Tax reforms in Belgium: What is changing for expats

Expat news
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Published on 2021-10-19 at 14:00 by Mikki Beru
On October 12, the declaration of the Belgian Prime Minister looked like a Marshall Plan. The objective is to reduce budgetary costs while relaunching employment in the country. Even though the Prime Minister has not mentioned expatriates, this does not mean that the tax reform will spare them. So what is changing in 2022, and what should expats expect?

What's surprising about this reform

For Finance Minister Vincent Van Peteghem, “Some things cannot wait”. Still, the European Union is not in a hurry to implement such measures, considering the pandemic and the economic crisis that significantly impacted budgets around the globe. But Belgium looks determined to make an effort. According to the Minister of Finance, the tax reform is expected to reduce the budget deficit to -3.1% (from 5.4% currently). Prime Minister Alexander De Croo specifies that the government has decided to make an effort of 2.4 billion. As the opposition keeps silent about these measures, the Vivaldi coalition is eager to consolidate public finances. Furthermore, the government coalition highlights the effort to support the middle classes (tax cuts worth 1.2 billion euros) while taxing the better-off more. The case of footballers was highlighted in the Belgian media, but there is little information regarding expatriates and how they will be affected by the reform.

The end of the special tax regime for expatriates?

The new tax reform is a serious concern for expats in Belgium and anyone who would like to relocate to the country. This means that tax contributions are likely to be higher. Until now, expatriates in Belgium have benefited from a favourable regime, governed by the ordinance of August 8, 1983. Within this framework, expatriates are particularly entitled to lower income taxes under certain conditions. They may even benefit from deductions on certain taxable income. Regarding expats who are on a short-term contract, another benefit is that the rate of income tax paid depends on the number of days they worked. But things are very likely to change with this new tax reform.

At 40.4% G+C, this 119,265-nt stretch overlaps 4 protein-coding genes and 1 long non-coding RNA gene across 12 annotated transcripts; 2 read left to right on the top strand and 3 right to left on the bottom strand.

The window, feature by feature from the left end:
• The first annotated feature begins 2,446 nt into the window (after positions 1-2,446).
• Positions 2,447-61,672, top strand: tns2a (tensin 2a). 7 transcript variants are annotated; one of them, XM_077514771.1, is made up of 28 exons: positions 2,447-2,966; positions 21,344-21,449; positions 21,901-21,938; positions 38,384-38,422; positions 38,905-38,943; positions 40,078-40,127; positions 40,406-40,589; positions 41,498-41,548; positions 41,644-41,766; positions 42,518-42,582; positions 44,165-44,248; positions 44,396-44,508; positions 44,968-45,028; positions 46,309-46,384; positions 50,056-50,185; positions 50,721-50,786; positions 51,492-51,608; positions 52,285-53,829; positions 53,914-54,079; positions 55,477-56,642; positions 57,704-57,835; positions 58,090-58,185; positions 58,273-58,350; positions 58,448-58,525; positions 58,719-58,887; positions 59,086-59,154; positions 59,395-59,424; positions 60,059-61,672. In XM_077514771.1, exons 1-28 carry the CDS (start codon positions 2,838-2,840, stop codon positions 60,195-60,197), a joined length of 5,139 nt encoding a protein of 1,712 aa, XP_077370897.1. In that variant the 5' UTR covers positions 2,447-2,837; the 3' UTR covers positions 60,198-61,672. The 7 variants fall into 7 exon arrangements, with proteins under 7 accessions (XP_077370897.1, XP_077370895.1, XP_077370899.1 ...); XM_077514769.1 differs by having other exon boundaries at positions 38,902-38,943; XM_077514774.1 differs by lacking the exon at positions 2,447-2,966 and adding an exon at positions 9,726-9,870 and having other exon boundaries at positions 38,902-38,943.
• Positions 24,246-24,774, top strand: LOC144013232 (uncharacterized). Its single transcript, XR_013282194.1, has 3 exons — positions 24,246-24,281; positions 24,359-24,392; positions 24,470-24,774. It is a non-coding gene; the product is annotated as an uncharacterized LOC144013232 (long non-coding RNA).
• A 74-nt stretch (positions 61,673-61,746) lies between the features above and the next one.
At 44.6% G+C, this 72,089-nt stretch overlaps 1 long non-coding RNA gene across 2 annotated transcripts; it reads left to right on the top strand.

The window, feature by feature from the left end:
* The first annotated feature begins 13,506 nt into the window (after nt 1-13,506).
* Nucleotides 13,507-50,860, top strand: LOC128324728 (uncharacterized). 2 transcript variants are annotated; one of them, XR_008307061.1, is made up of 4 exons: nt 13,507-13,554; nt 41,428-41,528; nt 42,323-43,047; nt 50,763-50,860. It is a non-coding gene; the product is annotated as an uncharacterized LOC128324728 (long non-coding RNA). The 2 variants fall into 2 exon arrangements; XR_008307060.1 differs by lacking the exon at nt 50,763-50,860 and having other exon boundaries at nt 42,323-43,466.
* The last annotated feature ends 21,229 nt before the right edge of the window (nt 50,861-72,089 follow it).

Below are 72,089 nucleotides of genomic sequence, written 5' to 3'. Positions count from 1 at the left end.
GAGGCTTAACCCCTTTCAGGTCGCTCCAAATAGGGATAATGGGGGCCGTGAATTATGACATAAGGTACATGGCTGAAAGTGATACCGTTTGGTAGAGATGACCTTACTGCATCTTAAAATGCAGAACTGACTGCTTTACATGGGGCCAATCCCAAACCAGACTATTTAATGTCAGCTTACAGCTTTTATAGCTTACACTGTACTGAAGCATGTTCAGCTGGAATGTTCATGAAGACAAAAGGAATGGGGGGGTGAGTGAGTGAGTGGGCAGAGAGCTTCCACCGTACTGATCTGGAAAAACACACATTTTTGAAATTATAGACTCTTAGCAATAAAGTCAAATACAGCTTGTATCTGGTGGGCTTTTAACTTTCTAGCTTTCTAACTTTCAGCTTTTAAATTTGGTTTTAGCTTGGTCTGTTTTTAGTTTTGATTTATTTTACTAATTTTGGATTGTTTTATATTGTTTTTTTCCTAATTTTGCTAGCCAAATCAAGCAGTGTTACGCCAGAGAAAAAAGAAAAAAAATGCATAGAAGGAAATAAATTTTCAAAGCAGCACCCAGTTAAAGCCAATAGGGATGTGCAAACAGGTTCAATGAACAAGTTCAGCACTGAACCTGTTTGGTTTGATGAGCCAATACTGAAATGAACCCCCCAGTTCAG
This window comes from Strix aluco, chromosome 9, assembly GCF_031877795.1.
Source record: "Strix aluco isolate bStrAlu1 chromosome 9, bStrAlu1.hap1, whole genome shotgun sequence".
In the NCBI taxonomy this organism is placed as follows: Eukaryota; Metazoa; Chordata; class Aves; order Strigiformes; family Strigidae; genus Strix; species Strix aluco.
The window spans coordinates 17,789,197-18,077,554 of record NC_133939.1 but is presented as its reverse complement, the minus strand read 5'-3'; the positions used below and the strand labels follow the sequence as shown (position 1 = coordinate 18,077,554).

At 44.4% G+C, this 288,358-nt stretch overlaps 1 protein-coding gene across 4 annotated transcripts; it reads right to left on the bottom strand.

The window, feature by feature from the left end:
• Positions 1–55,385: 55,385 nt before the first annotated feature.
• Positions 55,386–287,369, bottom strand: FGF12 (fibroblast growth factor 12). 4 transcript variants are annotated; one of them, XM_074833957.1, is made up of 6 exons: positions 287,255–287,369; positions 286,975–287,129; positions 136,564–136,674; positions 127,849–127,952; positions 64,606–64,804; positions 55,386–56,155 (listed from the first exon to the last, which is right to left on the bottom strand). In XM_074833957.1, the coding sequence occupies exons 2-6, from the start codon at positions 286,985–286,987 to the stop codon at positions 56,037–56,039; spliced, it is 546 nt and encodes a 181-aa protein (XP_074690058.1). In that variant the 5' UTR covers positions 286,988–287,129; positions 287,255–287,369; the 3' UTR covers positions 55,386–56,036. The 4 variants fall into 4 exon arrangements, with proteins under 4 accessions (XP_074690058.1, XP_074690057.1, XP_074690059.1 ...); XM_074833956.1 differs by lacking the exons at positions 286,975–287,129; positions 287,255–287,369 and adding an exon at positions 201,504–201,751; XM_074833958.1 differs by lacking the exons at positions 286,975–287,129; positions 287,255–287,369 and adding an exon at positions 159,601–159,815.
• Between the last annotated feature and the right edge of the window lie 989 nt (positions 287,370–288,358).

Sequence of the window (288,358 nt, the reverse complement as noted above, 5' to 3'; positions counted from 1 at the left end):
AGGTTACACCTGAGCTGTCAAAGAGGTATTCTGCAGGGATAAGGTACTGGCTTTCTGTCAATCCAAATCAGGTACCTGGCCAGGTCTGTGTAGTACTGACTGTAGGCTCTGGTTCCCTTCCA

In February 2021, the Belgian government has already warned that the special tax regime for foreigners is coming to an end in 2022. This measure could bring in some 35 million euros for the federal government. The tax deductions would be capped at € 90,000 on taxable income, depending on professions. The Belgian government also intends to almost double the minimum wage threshold to benefit from these advantages. However, these are mere proposals that yet have to be approved by the Parliament.

According to the Vivaldi government, this tax reform will end an obsolete regime and finally agree with the European directives aiming to prohibit the selective advantages to the companies. Considering the pandemic, the economic crisis and the Pandora papers, Belgium is sending a clear and strong signal. Greater control will provide for a better representation of the tax burden and wealth redistribution.